A

ATTITUDE/TONE

The narrator’s tone is suspenseful, elevated in style, and playful.
S

SHIFT

There are a few shifts. The first happens between the second and third stanzas, where the father warns his son of the creatures in the woods, but then the son takes up his sword and strikes out after them anyway. The next shift occurs when the son returns home and his father is relieved and ecstatic. The last stanza repeats the first, but this time, it’s not a sense of foreboding; instead, it seems to show that everything returns to normal.
T

TITLE

The title is about a monster called the Jabberwock, which the son sets out with his sword to kill.
T

THEME

The theme of the poem is the classic battle of good versus evil, and also the boy’s desire to make his father proud. His father’s sheer joy at his son’s success further confounds this theme.

TP-CASTT-ing "Jabberwocky"

Example

(These instructions are completely customizable. After clicking "Copy Assignment", change the description of the assignment in your Dashboard.)


Student Instructions

Perform a TPCASTT analysis of “Jabberwocky”. Remember that TPCASTT stands for Title, Paraphrase, Connotation, Attitude/Tone, Shift, Title, Theme.


  1. Click "Use this Template" from the assignment.
  2. Choose any combination of scenes, characters, items, and text to represent each letter of TPCASTT.
  3. Write a few sentences describing the importance or meaning of the images.
  4. Finalize images, edit, and proofread your work.
  5. Save and submit storyboard to assignment.



TPCASTT Template

Example

(Modify this basic rubric by clicking the link below. You can also create your own on Quick Rubric.)





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Literary Elements in “Jabberwocky”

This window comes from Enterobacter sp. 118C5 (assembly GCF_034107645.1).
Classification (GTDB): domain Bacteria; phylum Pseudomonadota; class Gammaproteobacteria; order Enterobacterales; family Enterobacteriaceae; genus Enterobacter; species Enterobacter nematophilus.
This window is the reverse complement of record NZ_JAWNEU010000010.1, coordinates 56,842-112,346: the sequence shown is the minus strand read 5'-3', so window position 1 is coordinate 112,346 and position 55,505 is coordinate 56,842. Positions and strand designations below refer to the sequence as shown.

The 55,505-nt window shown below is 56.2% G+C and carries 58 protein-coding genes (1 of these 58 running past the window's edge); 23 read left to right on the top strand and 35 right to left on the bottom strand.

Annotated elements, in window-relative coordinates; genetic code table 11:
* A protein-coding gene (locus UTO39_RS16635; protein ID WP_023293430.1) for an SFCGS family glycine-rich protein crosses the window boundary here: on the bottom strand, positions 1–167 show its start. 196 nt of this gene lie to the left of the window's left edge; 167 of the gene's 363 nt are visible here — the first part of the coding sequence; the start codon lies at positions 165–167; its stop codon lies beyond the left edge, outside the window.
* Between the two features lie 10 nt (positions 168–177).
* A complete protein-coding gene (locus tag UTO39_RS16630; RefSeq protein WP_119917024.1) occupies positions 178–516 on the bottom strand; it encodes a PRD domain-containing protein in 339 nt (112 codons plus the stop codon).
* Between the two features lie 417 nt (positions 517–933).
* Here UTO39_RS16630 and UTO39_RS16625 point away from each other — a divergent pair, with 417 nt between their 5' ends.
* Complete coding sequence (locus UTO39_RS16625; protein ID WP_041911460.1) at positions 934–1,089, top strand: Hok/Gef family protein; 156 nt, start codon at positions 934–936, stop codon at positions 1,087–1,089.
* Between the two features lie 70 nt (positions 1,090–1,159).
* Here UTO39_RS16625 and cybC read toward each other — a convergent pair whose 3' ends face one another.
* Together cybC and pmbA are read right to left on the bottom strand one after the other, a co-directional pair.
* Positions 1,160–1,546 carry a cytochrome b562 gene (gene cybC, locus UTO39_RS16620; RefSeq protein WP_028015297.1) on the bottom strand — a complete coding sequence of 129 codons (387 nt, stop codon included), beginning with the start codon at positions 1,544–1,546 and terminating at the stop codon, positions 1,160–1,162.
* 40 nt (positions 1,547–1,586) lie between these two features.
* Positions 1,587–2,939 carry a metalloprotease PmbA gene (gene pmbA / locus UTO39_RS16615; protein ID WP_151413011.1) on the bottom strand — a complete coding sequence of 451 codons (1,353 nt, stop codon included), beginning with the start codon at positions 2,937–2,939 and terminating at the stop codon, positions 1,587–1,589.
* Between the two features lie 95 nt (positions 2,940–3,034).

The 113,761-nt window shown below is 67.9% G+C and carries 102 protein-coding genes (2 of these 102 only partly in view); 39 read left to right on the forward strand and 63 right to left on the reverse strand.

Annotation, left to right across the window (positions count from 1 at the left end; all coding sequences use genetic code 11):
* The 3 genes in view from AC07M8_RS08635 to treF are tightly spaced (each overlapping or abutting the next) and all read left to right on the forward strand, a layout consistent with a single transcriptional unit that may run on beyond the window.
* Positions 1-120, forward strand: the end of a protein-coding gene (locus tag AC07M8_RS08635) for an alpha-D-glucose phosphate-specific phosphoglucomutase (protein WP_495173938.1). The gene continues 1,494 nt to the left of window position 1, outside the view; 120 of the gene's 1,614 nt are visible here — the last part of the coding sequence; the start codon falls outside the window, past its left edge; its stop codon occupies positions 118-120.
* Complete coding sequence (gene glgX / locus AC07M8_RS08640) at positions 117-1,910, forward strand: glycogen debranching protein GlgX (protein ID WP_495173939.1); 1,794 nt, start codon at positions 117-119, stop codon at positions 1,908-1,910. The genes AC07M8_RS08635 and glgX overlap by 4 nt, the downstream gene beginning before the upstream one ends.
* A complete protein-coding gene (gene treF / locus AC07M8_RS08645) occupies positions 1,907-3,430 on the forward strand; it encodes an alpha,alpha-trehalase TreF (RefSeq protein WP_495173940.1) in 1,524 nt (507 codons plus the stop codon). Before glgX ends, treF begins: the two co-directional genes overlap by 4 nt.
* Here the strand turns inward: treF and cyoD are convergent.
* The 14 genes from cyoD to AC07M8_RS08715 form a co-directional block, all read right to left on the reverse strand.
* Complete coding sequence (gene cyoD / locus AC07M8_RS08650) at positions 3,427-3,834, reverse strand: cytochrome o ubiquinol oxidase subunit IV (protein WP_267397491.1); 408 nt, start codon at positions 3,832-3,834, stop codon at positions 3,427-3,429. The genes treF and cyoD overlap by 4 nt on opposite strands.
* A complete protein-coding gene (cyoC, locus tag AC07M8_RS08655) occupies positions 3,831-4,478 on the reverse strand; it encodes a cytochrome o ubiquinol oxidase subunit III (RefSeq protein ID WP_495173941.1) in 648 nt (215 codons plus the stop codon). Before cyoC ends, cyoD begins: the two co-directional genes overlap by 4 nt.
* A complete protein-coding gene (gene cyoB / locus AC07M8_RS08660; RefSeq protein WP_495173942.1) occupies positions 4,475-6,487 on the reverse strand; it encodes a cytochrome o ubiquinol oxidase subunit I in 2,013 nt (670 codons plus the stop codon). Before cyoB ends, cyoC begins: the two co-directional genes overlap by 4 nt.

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When teaching poetry, it is often helpful to refresh or introduce students with technical words. “Metaphor", "alliteration", "personification", "imagery", "apostrophe", and "assonance" are a few important terms.

After you have read the poem, ask your students to do a scavenger hunt using the Storyboard Creator. Give them the list again and have them create a storyboard that depicts and explains the use of each literary element in the poem. They will have an absolute blast and gain mastery of the words.


"Jabberwocky" Literary Elements


DESCRIPTION EXAMPLE
Alliteration Repetition of consonant sounds at the beginnings of words in a sentence or line “the claws that catch!”
Internal Rhyme Rhyming that occurs within a single line “He left it dead, and with its head”
Metaphor An implied comparison between two things “The Jabberwock, with eyes of flame”
Imagery The use of descriptive or figurative language to create vivid mental imagery that appeals to the senses “One, two! One, two! And through and through / The vorpal blade went snicker-snack!”
Consonance The repetition of consonant sounds within a line “Come to my arms, my beamish boy!”
Portmanteau A word whose form and meaning come from a blending of two or more words “Galumph” (gallop, jump)


Literary Elements in "Jabberwocky"

Example

(These instructions are completely customizable. After clicking "Copy Assignment", change the description of the assignment in your Dashboard.)


Student Instructions

Create a storyboard that shows five examples of literary elements in "Jabberwocky".


  1. Click "Use this Template" from the assignment.
  2. Identify use of literary elements in the text.
  3. Put the type of literary element in the title box.
  4. Give an example from the text in the description box.
  5. Illustrate the example using using a combination of scenes, characters, and items.



Literary Element Spider Map Template

Example

(Modify this basic rubric by clicking the link below. You can also create your own on Quick Rubric.)





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Connecting with the Theme of “Jabberwocky”


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Sometimes, it is difficult for students to connect with themes in poetry until they put them into a real-world context. Consider the following activity for students to storyboard with "Jabberwocky".